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Sneed: A/C in schools could help cool summer violence

Chicago Police Supt. Garry McCarthy  |  Brian Jackson/Sun-Times

Chicago Police Supt. Garry McCarthy | Brian Jackson/Sun-Times

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Updated: May 25, 2014 3:48PM

The shooting season . . .

Memo to detractors giving Mayor Rahm Emanuel’s plan to provide air conditioning for every Chicago Public School classroom the cold shoulder:

Ya gotta be kidding!

It’s too expensive, you say?

It’s too costly to fully air-condition the 206 city school buildings that don’t have it?

What price does one put on the life of a child when hot weather fuels violence?

What price is too high to for preventing a child from getting killed?

Here’s a cold, hard fact: In addition to the recent uptick in shooting deaths driving Emanuel and Police Supt. Garry McCarthy ballistic — 42,000 kids attend CPS summer school and other programs each summer, often a safer alternative to the street.

“There are more people out on the street in the summer, which can lead to more opportunities for confrontations or violence,” McCarthy told Sneed.

“Summer programming in a cool environment provides young people with positive ways to focus their energy, and is an important part of preventing violence and protecting public safety,” he said.

The list of programs range from high school credit recovery and acceleration to Step Up to Kindergarten programs.

“The mayor’s belief is that he will take whatever political heat so students and teachers are cool on the warm days,” a mayoral source said.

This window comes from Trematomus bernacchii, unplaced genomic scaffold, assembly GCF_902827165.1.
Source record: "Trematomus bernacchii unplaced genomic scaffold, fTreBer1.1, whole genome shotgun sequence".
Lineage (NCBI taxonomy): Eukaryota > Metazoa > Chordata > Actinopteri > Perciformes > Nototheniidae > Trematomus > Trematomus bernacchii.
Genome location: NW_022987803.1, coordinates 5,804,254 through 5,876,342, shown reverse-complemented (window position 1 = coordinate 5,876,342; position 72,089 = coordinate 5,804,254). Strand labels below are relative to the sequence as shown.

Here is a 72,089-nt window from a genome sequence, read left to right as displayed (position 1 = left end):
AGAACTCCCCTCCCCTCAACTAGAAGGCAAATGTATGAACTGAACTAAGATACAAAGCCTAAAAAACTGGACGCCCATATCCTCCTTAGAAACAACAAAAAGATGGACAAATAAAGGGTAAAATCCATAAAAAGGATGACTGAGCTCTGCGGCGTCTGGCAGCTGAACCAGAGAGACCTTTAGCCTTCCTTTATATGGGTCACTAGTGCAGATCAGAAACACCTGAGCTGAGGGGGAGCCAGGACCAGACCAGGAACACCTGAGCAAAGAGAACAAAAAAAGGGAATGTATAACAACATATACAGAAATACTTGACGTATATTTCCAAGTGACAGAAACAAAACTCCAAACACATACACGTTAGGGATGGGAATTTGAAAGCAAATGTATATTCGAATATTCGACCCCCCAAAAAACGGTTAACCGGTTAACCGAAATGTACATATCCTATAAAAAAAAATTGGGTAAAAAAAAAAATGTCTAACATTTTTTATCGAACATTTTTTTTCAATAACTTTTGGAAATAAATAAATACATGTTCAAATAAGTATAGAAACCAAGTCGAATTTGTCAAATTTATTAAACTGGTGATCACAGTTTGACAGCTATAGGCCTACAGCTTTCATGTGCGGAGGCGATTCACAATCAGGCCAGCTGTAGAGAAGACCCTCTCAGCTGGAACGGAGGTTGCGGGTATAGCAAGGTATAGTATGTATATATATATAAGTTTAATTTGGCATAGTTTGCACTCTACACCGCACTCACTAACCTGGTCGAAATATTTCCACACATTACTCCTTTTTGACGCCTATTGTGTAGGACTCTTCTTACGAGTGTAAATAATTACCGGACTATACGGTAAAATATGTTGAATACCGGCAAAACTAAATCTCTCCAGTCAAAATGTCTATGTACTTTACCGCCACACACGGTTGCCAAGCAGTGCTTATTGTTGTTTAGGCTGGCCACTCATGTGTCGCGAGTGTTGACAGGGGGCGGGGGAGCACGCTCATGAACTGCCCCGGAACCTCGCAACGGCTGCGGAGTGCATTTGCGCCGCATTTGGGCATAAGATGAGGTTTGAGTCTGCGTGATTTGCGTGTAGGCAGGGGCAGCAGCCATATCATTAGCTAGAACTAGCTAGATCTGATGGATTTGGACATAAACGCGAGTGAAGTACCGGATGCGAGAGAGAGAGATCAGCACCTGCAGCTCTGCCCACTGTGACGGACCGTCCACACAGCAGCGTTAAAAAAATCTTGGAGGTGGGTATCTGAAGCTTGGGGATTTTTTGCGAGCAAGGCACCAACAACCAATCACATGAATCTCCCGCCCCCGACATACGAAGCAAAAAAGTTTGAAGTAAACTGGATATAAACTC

“Whether it’s summer school, a job, or an activity program, keeping kids active, learning and off the streets in a cool, safe, and productive place over the summer will ensure they have a great, safe summer when the temperature starts to rise,” the source said.

Sneed is told that 35 CPS principals have signed on to a letter thanking Emanuel for prioritizing the health of teachers and students.

“At the beginning and end of each school year, temperatures of over 100 degrees have been registered inside our classrooms, which naturally bring effective teaching and learning to a halt,” the letter reads. “Until now, our choices have been either to suffer with the heat or attempt fundraising drives within our communities to fund partial air conditioning for our classrooms.”

Shockingly, the debate over air conditioning the city’s school began in 1962, when the Chicago School Board gave a hot foot to cool schools.

Then-Schools Supt. Benjamin C. Willis, who supported the plan, predicted that most of the schools would be air-conditioned in five years.

If Emanuel has his way, Willis’ prediction may finally come true.

Pix place . . .

Click. Click. Check out the power table at Gibsons Steakhouse on Monday night celebrating the 25th anniversary of what the Zagat guide calls the most iconic restaurant in Chicago: Former Mayor Richard M. Daley; attorney Terry Newman; sports impresario Jerry Reinsdorf; Gibsons owner Steve Lombardo; Gibsons managing partner John Colletti; Mayor Rahm Emanuel; real estate exec Bob Judelson; Hyatt hotel honcho Patrick Donnelly; and Patrick Daley, the former mayor’s son.

◆ “It was a gathering of customers who helped us out when we began 25 years ago,” said Colletti, who added that it’s the only restaurant group in the nation to have its own USDA prime meat: Gibsons Prime Angus Beef.

◆ P.S. Nice to see Daley — who celebrates his 72nd birthday on Thursday — back at his usual haunts since his release from Northwestern Memorial Hospital in February after treatment for a stroke.

Sneedlings . . .

Thursday’s birthdays: Barbra Streisand, 72, and Shirley MacLaine, 80.

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